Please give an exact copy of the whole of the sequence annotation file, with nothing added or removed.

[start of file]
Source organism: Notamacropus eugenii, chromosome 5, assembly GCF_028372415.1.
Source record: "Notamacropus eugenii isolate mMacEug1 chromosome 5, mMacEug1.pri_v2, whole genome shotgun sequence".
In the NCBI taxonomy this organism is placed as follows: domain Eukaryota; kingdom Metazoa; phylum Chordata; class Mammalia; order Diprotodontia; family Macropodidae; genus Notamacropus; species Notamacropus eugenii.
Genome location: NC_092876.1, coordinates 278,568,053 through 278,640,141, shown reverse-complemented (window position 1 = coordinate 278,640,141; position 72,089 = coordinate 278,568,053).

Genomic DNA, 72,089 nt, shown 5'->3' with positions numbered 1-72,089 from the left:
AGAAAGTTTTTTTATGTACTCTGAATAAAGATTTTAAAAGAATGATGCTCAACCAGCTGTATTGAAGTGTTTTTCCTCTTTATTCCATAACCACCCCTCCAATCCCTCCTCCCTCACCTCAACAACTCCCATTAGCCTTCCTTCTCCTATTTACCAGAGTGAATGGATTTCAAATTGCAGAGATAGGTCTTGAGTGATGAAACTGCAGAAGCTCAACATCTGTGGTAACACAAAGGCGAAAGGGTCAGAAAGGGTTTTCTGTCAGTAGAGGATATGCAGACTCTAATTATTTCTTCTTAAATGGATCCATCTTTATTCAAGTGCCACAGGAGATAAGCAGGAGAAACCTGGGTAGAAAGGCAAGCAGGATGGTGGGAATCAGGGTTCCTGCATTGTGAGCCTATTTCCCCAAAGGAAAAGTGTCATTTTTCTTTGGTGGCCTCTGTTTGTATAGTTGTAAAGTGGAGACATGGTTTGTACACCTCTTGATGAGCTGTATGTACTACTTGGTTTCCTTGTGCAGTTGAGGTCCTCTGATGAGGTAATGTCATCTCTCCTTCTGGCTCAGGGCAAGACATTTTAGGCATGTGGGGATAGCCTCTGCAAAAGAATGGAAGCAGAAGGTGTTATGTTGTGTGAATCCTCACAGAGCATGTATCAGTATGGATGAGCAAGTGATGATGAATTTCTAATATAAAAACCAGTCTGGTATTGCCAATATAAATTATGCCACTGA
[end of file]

Source organism: Notamacropus eugenii, chromosome 5, assembly GCF_028372415.1.
Source record: "Notamacropus eugenii isolate mMacEug1 chromosome 5, mMacEug1.pri_v2, whole genome shotgun sequence".
In the NCBI taxonomy this organism is placed as follows: domain Eukaryota; kingdom Metazoa; phylum Chordata; class Mammalia; order Diprotodontia; family Macropodidae; genus Notamacropus; species Notamacropus eugenii.
Genome location: NC_092876.1, coordinates 278,568,053 through 278,640,141, shown reverse-complemented (window position 1 = coordinate 278,640,141; position 72,089 = coordinate 278,568,053).

Genomic DNA, 72,089 nt, shown 5'->3' with positions numbered 1-72,089 from the left:
AGAAAGTTTTTTTATGTACTCTGAATAAAGATTTTAAAAGAATGATGCTCAACCAGCTGTATTGAAGTGTTTTTCCTCTTTATTCCATAACCACCCCTCCAATCCCTCCTCCCTCACCTCAACAACTCCCATTAGCCTTCCTTCTCCTATTTACCAGAGTGAATGGATTTCAAATTGCAGAGATAGGTCTTGAGTGATGAAACTGCAGAAGCTCAACATCTGTGGTAACACAAAGGCGAAAGGGTCAGAAAGGGTTTTCTGTCAGTAGAGGATATGCAGACTCTAATTATTTCTTCTTAAATGGATCCATCTTTATTCAAGTGCCACAGGAGATAAGCAGGAGAAACCTGGGTAGAAAGGCAAGCAGGATGGTGGGAATCAGGGTTCCTGCATTGTGAGCCTATTTCCCCAAAGGAAAAGTGTCATTTTTCTTTGGTGGCCTCTGTTTGTATAGTTGTAAAGTGGAGACATGGTTTGTACACCTCTTGATGAGCTGTATGTACTACTTGGTTTCCTTGTGCAGTTGAGGTCCTCTGATGAGGTAATGTCATCTCTCCTTCTGGCTCAGGGCAAGACATTTTAGGCATGTGGGGATAGCCTCTGCAAAAGAATGGAAGCAGAAGGTGTTATGTTGTGTGAATCCTCACAGAGCATGTATCAGTATGGATGAGCAAGTGATGATGAATTTCTAATATAAAAACCAGTCTGGTATTGCCAATATAAATTATGCCACTGA